• by CyricZ (887944) on Sunday September 11, 2005 @10:58AM (#13531517)
    Printers these fast are often quite dangerous. A mistake can often be very costly and disruptive.

    For instance, we had a new coder working on one of our projects. We had an array of fast laserjet printers, but even then they were nowhere near this fast. In any case, our new coder somehow managed to dump our entire codebase out to the printers. So out go 15 million lines of COBOL and C to our array of printers.

    The coder doesn't realize what is happening at first. We estimated that about 200000 sheets of paper were printed before he got a call from the printing room asking him if there was a problem. After realizing that there was, and being unable to cancel the print job, he was at a loss. They couldn't just pull the plug on the printer array, as it'd take a day just to get the system back online. Eventually somebody was able to stop it, but it wasn't until after nearly 600000 sheets of paper had been wasted.

    Indeed, printers these fast can be extremely useful, but when massive amounts of data are accidentally printed on them, the paper (and thus financial) losses can be extreme.

  • by jmichaelg (148257) on Sunday September 11, 2005 @11:01AM (#13531535) Journal
    Back in the mid 60's my brother-in-law was in Naval Intelligence and got a plum posting at Pearl Harbor. They had an IBM line printer that churned out paper by printing entire lines at a time. The printer had a row of 132 wheels and each wheel had each character the printer could strike. To print an "A" in column 5, the 5th wheel would spin until an "A" was opposite the paper. When all 132 wheels were ready, the whole row of wheels would strike the paper. As you might imagine, it made quite a racket.

    Some naval geeks realized you could get it to play tunes by adjusting what it print to hit various notes and slewing various amounts of paper for tempo. Intelligence people tend to be musically inclined and these geeks were no exception. Lord knows how many hours they invested in tuning their instrument but word came down that an admiral was going to tour the computer room. When he walked in, they started up their synth and the printer started belting out Anchors Away. The admiral was suitably impressed. My brother-in-law was relieved the admiral didn't inspect the back of the printer where the output stack was because the paper didn't fold properly and as a result, paper was strewn all over.

    • by stevelinton (4044) <sal@dcs.st-and.ac.uk> on Sunday September 11, 2005 @12:26PM (#13532017) Homepage
      I suspect you're describing a standard line printer. We had one of these at my secondary school. It's not quite as you put it. There is a solid drum, with 132 copies of every character. On the other side of the paper is an array of 132 flat hammers. Somewhere there is a ribbon as wide as the paper with ink on it. Now to print an A in column 5 you wait until the A's (132 of them) are next to the paper and the fire the hammer in column five (and any other column that needs an A). A moment later you fire all the hammers for Bs and so on. Once every drum rotation you move the paper on. It was very noisy and also very prone to catch fire.
      • Sounds like your school had a different line printer. The highest speed line printers laid an entire line per strike, others laid a subset of the line at a time. Burroughs, may they rest in peace, had a line printer that had the character set strung together on a chain. The chain would run in a horizontal loop that was a printer page wide and as the desired letter moved in front of the specified column, a solenoid would fire. WHen the entire line was imaged, the printer would step forward for the next line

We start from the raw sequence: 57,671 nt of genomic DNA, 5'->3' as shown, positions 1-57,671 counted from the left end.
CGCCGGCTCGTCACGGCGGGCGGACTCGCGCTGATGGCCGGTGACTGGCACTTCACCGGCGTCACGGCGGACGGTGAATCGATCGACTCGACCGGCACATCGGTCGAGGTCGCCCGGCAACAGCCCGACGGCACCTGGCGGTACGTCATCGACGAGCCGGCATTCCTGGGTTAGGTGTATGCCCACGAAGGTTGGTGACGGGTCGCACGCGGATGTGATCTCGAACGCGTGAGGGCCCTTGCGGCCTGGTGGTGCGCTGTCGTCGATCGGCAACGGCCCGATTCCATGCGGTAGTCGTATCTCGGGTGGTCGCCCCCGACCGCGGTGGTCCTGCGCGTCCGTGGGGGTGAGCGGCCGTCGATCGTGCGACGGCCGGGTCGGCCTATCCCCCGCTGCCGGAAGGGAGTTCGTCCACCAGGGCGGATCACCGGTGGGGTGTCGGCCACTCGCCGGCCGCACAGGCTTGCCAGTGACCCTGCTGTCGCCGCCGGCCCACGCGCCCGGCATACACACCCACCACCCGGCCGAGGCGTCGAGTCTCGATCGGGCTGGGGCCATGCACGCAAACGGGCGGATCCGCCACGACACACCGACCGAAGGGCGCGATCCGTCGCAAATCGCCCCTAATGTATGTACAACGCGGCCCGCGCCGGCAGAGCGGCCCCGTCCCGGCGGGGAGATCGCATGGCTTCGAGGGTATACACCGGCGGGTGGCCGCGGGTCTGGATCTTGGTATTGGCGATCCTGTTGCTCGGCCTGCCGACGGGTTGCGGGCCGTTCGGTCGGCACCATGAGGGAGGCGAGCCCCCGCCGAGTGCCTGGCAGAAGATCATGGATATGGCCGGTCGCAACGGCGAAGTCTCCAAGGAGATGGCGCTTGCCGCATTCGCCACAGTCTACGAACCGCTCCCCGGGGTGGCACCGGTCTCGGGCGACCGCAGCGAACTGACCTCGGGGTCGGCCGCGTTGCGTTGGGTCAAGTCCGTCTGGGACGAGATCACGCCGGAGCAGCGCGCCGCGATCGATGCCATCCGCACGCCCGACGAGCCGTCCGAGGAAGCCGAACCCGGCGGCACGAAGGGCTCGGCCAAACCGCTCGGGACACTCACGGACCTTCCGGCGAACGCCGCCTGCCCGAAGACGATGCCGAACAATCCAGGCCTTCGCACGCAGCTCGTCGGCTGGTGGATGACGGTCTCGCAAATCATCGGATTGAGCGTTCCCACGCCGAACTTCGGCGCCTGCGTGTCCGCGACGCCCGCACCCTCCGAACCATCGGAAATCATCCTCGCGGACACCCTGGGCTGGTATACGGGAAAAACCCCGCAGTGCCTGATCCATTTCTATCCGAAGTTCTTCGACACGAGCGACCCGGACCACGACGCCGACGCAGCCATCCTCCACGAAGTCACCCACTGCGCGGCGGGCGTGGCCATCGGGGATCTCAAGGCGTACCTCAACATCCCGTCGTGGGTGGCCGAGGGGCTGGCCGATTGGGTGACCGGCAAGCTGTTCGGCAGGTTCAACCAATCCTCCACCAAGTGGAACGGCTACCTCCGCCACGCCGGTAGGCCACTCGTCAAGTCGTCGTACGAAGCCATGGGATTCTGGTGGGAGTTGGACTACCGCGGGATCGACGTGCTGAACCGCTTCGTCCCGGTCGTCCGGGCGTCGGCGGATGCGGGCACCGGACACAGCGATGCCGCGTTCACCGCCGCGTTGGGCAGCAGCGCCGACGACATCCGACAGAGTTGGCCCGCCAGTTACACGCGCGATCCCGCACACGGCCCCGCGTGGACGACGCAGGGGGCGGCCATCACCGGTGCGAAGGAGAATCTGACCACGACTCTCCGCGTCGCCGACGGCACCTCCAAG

• I remember in the early 90's Virginia Tech used to have some sort of IBM printer (pre lexmark) that could print staggering amounts paper. I remember them talking about skids of paper/min or hour. it looked more like a newspaper press with a big ole stream of paper and a bunch of scary knives at the end to do the paginagation. I remember the damn thing ate paper so fast that it had its own loading dock where the skids of paper were pushed off the back of the truck waiting to be consumed by the beast.
  • by Sundroid (777083) on Sunday September 11, 2005 @11:08AM (#13531569) Homepage
    This CNN article also says that the new IBM printer will lighten your wallet by $1 million dollars, although you can buy a "cheap starter" model for $500,000.

    There is a report at Silicon Beat (http://www.siliconbeat.com/entries/2005/09/09/my_ jets_pretty_big_how_big_is_yours.html [siliconbeat.com]) that says the Google founders, Sergey Brin and Larry Page, are buying a Boeing 767 jet for their personal transportation. Perhaps they can install this printer on board to print their own Google Library books.
  • by cms108 (96258)
    From the IBM website.


    "Print at up to 330 linear feet (100.6 m) per minute (1,440 2-up duplex letter impressions or 1,354 2-up A4 duplex impressions)"


    So doesn't that work out at 2,880 pages per minute?

  • With the help of computer technology we can now produce more paper documents faster! Talk of prophecies missing the mark. :-)
  • to print one million dollars?

    the summary doesn't say...
  • You can get 22 ppm for about $600, at least that's what I saw on the first link from Froogle [google.com]. So, if you want to print 1400 ppm you need roughly 64 of those. For $38,400 + the cost of some network hardware and software to manage it, and a little time you can get comparable page rates at laser quality. Let's say the added parts and labor of setting it up brings the total to $100,000. That's still a lot less than a million.

    Really though, if I needed to print that much, I'd send stuff off to someone with

    • Really though, if I needed to print that much, I'd send stuff off to someone with an offset press and have them run the job.

      So. What's the market for this thing?


      Someone who's getting rid of their offset press because the setup cost and labour for a print run is too much?
    • For $38,400 + the cost of some network hardware and software to manage it, and a little time you can get comparable page rates at laser quality.